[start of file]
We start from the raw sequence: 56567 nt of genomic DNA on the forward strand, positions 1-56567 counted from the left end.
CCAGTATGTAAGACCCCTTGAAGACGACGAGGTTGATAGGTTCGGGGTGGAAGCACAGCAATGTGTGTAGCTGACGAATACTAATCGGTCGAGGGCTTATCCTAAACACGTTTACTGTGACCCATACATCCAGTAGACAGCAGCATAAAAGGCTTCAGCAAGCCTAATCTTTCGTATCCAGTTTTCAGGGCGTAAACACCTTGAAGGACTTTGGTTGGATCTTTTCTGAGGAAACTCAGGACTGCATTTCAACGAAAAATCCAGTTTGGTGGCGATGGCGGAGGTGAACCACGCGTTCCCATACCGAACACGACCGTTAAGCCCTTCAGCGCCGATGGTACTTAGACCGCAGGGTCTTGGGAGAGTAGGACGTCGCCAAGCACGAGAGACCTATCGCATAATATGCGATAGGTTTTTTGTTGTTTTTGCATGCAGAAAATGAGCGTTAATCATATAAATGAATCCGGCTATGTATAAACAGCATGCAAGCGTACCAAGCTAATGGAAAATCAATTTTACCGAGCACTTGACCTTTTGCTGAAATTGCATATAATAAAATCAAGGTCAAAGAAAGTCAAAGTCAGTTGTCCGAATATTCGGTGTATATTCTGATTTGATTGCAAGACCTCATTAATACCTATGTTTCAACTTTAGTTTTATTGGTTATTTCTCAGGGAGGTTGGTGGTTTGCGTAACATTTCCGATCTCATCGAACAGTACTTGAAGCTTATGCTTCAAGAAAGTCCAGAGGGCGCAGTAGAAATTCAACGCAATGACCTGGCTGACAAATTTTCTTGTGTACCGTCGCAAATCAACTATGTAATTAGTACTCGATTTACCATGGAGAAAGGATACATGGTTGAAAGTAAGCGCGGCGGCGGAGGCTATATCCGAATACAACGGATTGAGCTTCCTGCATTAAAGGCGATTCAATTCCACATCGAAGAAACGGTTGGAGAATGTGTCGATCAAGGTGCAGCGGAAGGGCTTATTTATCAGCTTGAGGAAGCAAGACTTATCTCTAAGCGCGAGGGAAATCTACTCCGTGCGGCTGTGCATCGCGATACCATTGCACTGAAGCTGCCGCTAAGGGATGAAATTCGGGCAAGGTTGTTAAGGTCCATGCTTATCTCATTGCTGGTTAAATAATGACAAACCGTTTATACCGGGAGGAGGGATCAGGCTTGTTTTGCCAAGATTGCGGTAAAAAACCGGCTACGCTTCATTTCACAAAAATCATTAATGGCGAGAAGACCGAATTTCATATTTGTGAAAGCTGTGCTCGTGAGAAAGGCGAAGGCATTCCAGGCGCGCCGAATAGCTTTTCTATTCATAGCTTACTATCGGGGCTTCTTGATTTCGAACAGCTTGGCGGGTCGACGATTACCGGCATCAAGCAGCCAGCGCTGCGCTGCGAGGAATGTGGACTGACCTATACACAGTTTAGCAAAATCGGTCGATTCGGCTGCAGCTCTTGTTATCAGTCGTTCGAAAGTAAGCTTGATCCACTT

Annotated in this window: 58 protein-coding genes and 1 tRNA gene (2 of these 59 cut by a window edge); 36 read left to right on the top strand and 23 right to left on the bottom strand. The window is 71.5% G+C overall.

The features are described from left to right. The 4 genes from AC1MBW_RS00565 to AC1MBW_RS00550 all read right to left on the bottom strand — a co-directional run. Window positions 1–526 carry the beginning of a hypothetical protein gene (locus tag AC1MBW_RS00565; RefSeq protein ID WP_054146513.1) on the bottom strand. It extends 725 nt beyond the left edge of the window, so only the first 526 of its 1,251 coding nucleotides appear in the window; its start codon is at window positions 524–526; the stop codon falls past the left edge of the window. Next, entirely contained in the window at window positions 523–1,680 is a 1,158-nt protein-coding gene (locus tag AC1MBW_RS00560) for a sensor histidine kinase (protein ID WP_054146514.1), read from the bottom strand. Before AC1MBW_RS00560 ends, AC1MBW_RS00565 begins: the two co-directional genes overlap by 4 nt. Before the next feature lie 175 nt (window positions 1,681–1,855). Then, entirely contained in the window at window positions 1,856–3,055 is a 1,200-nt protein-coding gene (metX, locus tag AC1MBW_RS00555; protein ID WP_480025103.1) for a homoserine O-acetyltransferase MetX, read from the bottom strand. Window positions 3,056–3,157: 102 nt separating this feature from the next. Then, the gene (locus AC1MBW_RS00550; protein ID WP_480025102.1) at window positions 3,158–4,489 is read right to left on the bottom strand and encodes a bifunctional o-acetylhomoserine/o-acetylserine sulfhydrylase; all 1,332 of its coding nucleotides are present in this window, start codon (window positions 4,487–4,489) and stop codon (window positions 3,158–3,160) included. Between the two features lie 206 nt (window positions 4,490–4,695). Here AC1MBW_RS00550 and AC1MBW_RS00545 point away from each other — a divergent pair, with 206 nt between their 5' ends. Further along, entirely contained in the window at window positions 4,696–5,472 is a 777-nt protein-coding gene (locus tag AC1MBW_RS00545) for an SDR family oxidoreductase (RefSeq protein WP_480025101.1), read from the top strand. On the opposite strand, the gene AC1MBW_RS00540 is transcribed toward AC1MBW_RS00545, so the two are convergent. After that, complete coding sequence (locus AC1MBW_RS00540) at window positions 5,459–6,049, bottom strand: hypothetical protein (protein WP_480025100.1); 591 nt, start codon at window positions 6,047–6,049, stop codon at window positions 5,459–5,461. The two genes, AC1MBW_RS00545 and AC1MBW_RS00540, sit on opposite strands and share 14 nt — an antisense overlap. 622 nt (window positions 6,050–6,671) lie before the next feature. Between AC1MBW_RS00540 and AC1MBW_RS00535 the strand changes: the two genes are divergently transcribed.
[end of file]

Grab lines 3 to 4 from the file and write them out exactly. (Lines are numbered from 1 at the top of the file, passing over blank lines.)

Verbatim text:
Annotated in this window: 58 protein-coding genes and 1 tRNA gene (2 of these 59 cut by a window edge); 36 read left to right on the top strand and 23 right to left on the bottom strand. The window is 71.5% G+C overall.

The features are described from left to right. The 4 genes from AC1MBW_RS00565 to AC1MBW_RS00550 all read right to left on the bottom strand — a co-directional run. Window positions 1–526 carry the beginning of a hypothetical protein gene (locus tag AC1MBW_RS00565; RefSeq protein ID WP_054146513.1) on the bottom strand. It extends 725 nt beyond the left edge of the window, so only the first 526 of its 1,251 coding nucleotides appear in the window; its start codon is at window positions 524–526; the stop codon falls past the left edge of the window. Next, entirely contained in the window at window positions 523–1,680 is a 1,158-nt protein-coding gene (locus tag AC1MBW_RS00560) for a sensor histidine kinase (protein ID WP_054146514.1), read from the bottom strand. Before AC1MBW_RS00560 ends, AC1MBW_RS00565 begins: the two co-directional genes overlap by 4 nt. Before the next feature lie 175 nt (window positions 1,681–1,855). Then, entirely contained in the window at window positions 1,856–3,055 is a 1,200-nt protein-coding gene (metX, locus tag AC1MBW_RS00555; protein ID WP_480025103.1) for a homoserine O-acetyltransferase MetX, read from the bottom strand. Window positions 3,056–3,157: 102 nt separating this feature from the next. Then, the gene (locus AC1MBW_RS00550; protein ID WP_480025102.1) at window positions 3,158–4,489 is read right to left on the bottom strand and encodes a bifunctional o-acetylhomoserine/o-acetylserine sulfhydrylase; all 1,332 of its coding nucleotides are present in this window, start codon (window positions 4,487–4,489) and stop codon (window positions 3,158–3,160) included. Between the two features lie 206 nt (window positions 4,490–4,695). Here AC1MBW_RS00550 and AC1MBW_RS00545 point away from each other — a divergent pair, with 206 nt between their 5' ends. Further along, entirely contained in the window at window positions 4,696–5,472 is a 777-nt protein-coding gene (locus tag AC1MBW_RS00545) for an SDR family oxidoreductase (RefSeq protein WP_480025101.1), read from the top strand. On the opposite strand, the gene AC1MBW_RS00540 is transcribed toward AC1MBW_RS00545, so the two are convergent. After that, complete coding sequence (locus AC1MBW_RS00540) at window positions 5,459–6,049, bottom strand: hypothetical protein (protein WP_480025100.1); 591 nt, start codon at window positions 6,047–6,049, stop codon at window positions 5,459–5,461. The two genes, AC1MBW_RS00545 and AC1MBW_RS00540, sit on opposite strands and share 14 nt — an antisense overlap. 622 nt (window positions 6,050–6,671) lie before the next feature. Between AC1MBW_RS00540 and AC1MBW_RS00535 the strand changes: the two genes are divergently transcribed.